Patrick Wymark at the Old Vic Theatre School 1951 - 1953 - Othello

"I had a row with my professor...I immediately went to the Old Vic Theatre School, across the Waterloo Bridge, and asked for an audition." Patrick Wymark 1964.

Opened in 1818 as the Royal Coburg and renamed the Royal Victoria in 1833, the Old Vic's tradition as The London home of Shakespeare began in 1898 when Lilian Baylis became manager. With the theatre damaged by wartime bombs in May 1941, the the company began touring out of the temporary base of the Victoria theatre, Burnley. In 1944, the company returned to London, operating out of the New Theatre, while the bomb damage was repaired. On 14 November 1950, the theatre reopened with a performance of Twelfth Night. As Hugh Hunt relates*, "the inhabitants of the Lower Marsh and the Cut had gathered to witness the unfamiliar invasion of mink stoles, evening dress and expensive cars." Dame Edith Evans had been secretly flown in from New York to speak a prologue specially written by Christopher Hassall** - the first words heard by an audience for over 10 years; "London be glad, your Shakespeare's home again.

Old Vic Prefaces (1954)

** father of the actress Imogen Hassall

The Old Vic Theatre School was founded in 1945 by Michel St Denis, Glen Byram and George Devine. It was originally based in the remains of the bomb-damaged theatre, before moving in 1949 to the former Dulwich High School in Thurlow Park Road (now Oakfield Preparatory School).By the time Patrick Wymark was accepted, there were 120 students aged between 18 and 22. Students received a maintenance grant of 20 Guineas ( about £700 in 2020's currency) a term and a free education grant.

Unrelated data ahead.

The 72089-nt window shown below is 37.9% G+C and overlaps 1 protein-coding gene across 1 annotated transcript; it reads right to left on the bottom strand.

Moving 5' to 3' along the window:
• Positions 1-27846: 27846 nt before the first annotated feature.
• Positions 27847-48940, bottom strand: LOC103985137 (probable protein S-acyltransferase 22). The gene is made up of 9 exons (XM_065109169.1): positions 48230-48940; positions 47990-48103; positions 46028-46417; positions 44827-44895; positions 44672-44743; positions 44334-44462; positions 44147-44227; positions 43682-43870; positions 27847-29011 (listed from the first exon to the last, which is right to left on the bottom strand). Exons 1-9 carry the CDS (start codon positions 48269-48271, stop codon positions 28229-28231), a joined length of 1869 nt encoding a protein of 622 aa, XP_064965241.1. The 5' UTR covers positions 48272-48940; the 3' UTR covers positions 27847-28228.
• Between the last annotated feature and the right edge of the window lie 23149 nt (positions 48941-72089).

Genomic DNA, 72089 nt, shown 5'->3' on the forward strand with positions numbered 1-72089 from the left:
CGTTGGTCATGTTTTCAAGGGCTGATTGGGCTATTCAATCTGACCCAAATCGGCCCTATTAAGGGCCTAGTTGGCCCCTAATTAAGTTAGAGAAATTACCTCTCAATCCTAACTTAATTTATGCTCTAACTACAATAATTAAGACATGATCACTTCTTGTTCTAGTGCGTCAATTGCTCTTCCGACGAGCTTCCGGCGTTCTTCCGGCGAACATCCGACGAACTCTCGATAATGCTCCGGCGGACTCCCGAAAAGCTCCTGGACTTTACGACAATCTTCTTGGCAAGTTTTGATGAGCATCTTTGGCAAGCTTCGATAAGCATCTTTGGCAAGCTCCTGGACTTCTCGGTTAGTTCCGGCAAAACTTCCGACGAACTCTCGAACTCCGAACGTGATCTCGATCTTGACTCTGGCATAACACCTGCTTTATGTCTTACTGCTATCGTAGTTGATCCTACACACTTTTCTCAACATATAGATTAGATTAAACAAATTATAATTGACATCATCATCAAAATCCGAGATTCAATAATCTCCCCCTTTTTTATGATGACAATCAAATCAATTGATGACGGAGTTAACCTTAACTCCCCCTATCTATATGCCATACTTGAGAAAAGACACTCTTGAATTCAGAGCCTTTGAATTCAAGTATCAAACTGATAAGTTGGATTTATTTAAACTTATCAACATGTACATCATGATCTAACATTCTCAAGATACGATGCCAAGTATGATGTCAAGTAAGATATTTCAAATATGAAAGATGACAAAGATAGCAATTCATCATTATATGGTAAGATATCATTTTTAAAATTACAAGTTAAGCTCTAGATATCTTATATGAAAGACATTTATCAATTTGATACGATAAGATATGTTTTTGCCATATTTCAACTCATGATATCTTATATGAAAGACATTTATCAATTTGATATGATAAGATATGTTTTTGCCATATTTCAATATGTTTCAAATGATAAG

In a 1964 article, Wymark's wife Olwen expanded on his transition from studying English to Acting. "There were about 2,000 youngsters auditioning, most of them under the age of 20. The directors thought that Patrick (who was older, having done National Service in the Navy) might have become too set in his ideas to become easily trained...We spent days together in Regent's Park where I helped him to learn his audition pieces. Eventually he went to the audition, and to the surprise of almost everybody except myself, he was immediately accepted."

In June 1951, the students of the Theatre School presented two graduation shows. The Stage praised the good diction of the students, showing that trying to hear what actors are saying is not just a 21st Century problem, "Every word could be heard. colour, weight and dramatic feeling were evident in every line.". In the 14 June 1951 show, Colin Jeavons (in a long and diverse career, Inspector Lestrade opposite Jeremy Brett's Sherlock Holmes) was noted as compelling as Tommaso Corsi in Pirandello's the Doctor's Duty. "A man torn by moral torment, fear and physical suffering."

In Vanbrugh's unfinished comedy, A Journey to London, the reviewer praised Jerome Willis as Uncle Richard and Prunella Scales as Betty, " a fascinating, over-sophisticated little girl.". The reviewer said, "Patrick Wymark played Sir Francis with a good notion of country-squire vulgarity."

In the 20th June presentation, The Stage reported that the excerpt from A Comedy of Errors was, the best student production seen in London for years." Despite (or perhaps because of) director George Devine's decision that most of the students should be masked, they showed"clear speaking, strong character sense and appreciation of wit." "Jerome Willis as Antipholus, the Dromio's of Patrick Wymark and Colin Jeavons and Michael Morgan's * Angelo were particularly striking.